Transportation & natural gas – a guest article. (page 1 )
Interviews with Art Berman. (page 3 )
Is it supply or conspiracy? (page 4 )
Cellulosic ethanol. (page 4 )
Are sticks sustainable? (page 3 )
Oil production up 40%
On Wednesday the EIA included the graph below as part of an assessment of crude oil production in North Dakota. The graph shows that year-over-year production climbed by 40% when comparing February 2011 to the same month in 2010. The production trend is clearly up but how significant is it? What does a 40% increase mean in barrels?
It is always important to be careful when looking at percentage changes, especially when coming off of low starting points. The graph below also based on EIA data illustrates a little different picture when comparing North Dakota’s oil production to that of Alaska, California and Texas. This graph puts that 40% jump into a more historical and volumetric perspective.
While a 40% jump in production is impressive when compared to the decline in production from the other top three producing states mentioned in the EIA article it begins to look a little less significant. The graph shows the production declines for Alaska, California and Texas since 1981 along with the performance of North Dakota.
The next graph compares the production from the four states beginning in 2000 which matches the time period of the EIA graph at the top. The important line is the red line which is the total production for all four states. Even with the jump in North Dakota production and the recent improvement in Texas the combined production still remains below the levels of 2000. In fact the recent improvement in Texas production since the summer of 2009 (147,000 b/d) was a larger contributor to the red line turning up over the last two years than North Dakota (132,000 b/d). [The U.S. currently uses roughly 19 mb/d.]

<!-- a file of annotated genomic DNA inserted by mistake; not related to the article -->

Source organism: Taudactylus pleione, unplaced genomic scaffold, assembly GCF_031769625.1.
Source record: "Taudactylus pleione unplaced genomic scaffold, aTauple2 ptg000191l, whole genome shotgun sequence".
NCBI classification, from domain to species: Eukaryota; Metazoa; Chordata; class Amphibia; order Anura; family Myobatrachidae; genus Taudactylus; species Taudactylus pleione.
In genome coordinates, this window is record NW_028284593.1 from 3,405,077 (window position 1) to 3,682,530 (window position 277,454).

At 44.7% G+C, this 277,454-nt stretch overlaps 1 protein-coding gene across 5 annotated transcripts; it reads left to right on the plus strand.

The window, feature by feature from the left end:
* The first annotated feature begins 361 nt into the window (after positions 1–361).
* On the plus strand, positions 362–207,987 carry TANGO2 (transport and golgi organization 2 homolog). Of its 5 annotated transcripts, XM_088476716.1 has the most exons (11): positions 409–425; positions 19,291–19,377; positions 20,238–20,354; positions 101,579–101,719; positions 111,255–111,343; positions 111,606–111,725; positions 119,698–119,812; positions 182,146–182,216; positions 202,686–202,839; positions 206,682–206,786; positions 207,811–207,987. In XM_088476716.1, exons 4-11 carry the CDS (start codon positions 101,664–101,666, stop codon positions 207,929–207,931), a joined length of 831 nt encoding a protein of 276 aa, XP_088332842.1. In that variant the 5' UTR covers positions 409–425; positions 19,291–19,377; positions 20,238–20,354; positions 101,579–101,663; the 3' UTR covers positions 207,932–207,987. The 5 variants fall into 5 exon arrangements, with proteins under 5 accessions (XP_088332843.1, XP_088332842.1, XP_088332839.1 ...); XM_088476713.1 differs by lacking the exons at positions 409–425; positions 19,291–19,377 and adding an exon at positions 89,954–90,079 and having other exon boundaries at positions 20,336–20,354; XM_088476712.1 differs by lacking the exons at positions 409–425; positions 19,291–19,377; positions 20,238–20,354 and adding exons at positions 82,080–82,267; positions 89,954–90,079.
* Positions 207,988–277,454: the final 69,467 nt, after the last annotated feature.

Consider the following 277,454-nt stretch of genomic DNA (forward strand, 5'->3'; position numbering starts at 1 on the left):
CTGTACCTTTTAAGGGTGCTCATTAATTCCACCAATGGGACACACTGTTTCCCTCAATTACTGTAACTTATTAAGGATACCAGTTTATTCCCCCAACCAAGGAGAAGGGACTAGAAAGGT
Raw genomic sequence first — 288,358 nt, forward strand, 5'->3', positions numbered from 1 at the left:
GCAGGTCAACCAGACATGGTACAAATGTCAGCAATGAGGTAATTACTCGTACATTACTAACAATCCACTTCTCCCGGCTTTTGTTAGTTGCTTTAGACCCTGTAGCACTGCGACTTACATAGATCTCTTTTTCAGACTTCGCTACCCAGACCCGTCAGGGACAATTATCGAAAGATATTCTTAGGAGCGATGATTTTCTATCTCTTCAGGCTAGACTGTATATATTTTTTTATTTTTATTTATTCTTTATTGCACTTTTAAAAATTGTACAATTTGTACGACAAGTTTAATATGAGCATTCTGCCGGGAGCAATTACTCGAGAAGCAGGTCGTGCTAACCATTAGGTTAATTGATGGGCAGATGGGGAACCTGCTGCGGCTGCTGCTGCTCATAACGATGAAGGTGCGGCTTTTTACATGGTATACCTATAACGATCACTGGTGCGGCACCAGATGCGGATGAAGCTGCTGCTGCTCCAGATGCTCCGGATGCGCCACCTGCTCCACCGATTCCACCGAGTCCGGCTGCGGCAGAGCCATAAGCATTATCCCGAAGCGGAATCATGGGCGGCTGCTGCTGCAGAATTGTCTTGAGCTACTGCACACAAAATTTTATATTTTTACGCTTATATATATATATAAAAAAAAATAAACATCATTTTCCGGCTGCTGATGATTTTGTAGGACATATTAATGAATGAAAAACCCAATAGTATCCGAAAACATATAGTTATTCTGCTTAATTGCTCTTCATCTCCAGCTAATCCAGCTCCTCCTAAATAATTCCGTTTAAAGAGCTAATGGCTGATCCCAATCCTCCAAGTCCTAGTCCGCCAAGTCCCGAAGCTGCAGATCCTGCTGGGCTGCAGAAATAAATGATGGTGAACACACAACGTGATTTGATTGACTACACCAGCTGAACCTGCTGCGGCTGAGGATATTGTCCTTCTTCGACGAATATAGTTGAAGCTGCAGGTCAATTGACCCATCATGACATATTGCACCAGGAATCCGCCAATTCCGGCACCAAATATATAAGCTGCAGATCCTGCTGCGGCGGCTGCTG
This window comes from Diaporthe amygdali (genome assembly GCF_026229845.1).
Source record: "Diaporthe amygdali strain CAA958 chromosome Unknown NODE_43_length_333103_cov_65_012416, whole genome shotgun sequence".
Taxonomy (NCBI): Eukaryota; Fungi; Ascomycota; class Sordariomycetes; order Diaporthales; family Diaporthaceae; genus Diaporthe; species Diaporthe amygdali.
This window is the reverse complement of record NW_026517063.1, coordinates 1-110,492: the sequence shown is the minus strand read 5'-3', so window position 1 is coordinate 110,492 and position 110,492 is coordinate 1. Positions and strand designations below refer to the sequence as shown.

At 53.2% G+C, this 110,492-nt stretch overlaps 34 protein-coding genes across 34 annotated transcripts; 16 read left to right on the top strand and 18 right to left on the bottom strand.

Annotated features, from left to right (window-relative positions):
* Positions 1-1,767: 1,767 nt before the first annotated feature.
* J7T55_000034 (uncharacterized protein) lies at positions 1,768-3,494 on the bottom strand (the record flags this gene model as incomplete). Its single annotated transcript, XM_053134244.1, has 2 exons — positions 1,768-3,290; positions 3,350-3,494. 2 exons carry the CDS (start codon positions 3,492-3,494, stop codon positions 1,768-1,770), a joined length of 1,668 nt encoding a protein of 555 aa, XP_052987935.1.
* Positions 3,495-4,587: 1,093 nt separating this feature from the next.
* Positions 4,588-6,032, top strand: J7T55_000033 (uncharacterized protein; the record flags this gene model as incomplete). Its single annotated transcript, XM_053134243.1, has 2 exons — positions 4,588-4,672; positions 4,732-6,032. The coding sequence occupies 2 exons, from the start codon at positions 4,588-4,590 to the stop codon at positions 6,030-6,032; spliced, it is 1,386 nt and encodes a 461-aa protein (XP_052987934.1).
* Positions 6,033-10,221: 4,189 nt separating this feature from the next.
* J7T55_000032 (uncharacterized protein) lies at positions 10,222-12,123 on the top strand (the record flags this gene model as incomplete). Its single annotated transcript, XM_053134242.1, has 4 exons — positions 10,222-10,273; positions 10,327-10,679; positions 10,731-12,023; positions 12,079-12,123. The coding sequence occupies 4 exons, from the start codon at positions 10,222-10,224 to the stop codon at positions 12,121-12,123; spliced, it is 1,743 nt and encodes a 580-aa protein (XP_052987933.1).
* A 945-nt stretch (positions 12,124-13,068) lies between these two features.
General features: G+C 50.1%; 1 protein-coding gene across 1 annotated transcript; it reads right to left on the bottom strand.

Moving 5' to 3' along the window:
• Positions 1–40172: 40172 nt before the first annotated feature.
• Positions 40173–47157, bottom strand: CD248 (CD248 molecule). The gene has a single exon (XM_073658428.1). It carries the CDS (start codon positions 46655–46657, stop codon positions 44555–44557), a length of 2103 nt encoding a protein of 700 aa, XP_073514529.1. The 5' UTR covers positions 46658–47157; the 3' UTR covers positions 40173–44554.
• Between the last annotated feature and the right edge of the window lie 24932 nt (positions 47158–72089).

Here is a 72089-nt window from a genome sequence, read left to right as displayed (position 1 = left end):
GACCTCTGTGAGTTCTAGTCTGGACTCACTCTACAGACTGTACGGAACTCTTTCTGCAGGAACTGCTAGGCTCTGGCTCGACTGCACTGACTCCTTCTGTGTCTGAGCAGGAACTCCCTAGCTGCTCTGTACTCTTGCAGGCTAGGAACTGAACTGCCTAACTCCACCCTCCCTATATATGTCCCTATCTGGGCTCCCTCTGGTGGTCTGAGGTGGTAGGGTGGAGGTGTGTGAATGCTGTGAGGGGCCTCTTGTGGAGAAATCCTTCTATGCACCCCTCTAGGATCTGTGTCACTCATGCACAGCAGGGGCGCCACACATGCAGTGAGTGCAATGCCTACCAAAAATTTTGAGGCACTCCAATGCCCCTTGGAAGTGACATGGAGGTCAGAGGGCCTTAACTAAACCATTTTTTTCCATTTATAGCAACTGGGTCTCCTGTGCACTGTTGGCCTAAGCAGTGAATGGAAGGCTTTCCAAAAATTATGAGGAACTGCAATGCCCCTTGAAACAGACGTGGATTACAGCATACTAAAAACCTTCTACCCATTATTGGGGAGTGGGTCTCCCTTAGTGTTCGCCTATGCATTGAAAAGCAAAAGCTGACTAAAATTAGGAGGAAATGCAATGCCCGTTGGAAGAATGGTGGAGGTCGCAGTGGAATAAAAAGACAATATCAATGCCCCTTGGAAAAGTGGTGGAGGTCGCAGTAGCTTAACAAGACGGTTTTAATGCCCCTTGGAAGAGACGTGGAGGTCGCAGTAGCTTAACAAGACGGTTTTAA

In addition the EIA article mentions a number of infrastructure and logistics issues that impose constraints on the rising North Dakota production. The ability to bring the increasing volumes of crude from the Bakken will be a limiter for a number of years to come. One has to wonder why the rush to produce at a $10 discount to WTI. A little patience could prove to be very profitable for those who can afford to wait.
Gasoline demand and the status of diesel.
In last week’s posting I mentioned that subtle trends were unfolding in U.S. gasoline demand that indicated consumption was softening. This week’s EIA demand data continues to show that same trace of weakening. The average daily demand is lower than this time of summer in all of the last 7 years. Yes, even lower than during the oil price spike and fiasco year of 2008.
The other area of concern is in diesel. Production of 15 ppm and lower sulfur diesel is up year-over-year, price is up year-over-year while demand is softening. This is a warning signal last seen in the period before the 2008-09 recession. It should not be ignored.
The final caution on diesel was covered last week and concerned exports. Rising exports will provide support higher prices and higher production even as domestic demand softens. Very few understand this relationship.